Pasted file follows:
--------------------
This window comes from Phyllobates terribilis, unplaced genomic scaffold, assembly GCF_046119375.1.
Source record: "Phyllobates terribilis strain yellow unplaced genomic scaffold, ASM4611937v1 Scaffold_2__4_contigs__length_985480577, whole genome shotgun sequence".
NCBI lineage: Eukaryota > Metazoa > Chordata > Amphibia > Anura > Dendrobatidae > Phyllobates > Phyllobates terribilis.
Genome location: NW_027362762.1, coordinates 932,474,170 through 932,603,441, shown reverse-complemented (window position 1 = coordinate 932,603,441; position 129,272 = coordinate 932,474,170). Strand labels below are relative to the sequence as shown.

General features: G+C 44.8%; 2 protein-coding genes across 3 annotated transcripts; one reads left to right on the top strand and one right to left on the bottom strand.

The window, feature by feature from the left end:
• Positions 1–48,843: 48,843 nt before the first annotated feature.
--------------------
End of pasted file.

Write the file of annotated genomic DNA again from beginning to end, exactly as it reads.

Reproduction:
This window comes from Phyllobates terribilis, unplaced genomic scaffold, assembly GCF_046119375.1.
Source record: "Phyllobates terribilis strain yellow unplaced genomic scaffold, ASM4611937v1 Scaffold_2__4_contigs__length_985480577, whole genome shotgun sequence".
NCBI lineage: Eukaryota > Metazoa > Chordata > Amphibia > Anura > Dendrobatidae > Phyllobates > Phyllobates terribilis.
Genome location: NW_027362762.1, coordinates 932,474,170 through 932,603,441, shown reverse-complemented (window position 1 = coordinate 932,603,441; position 129,272 = coordinate 932,474,170). Strand labels below are relative to the sequence as shown.

General features: G+C 44.8%; 2 protein-coding genes across 3 annotated transcripts; one reads left to right on the top strand and one right to left on the bottom strand.

The window, feature by feature from the left end:
• Positions 1–48,843: 48,843 nt before the first annotated feature.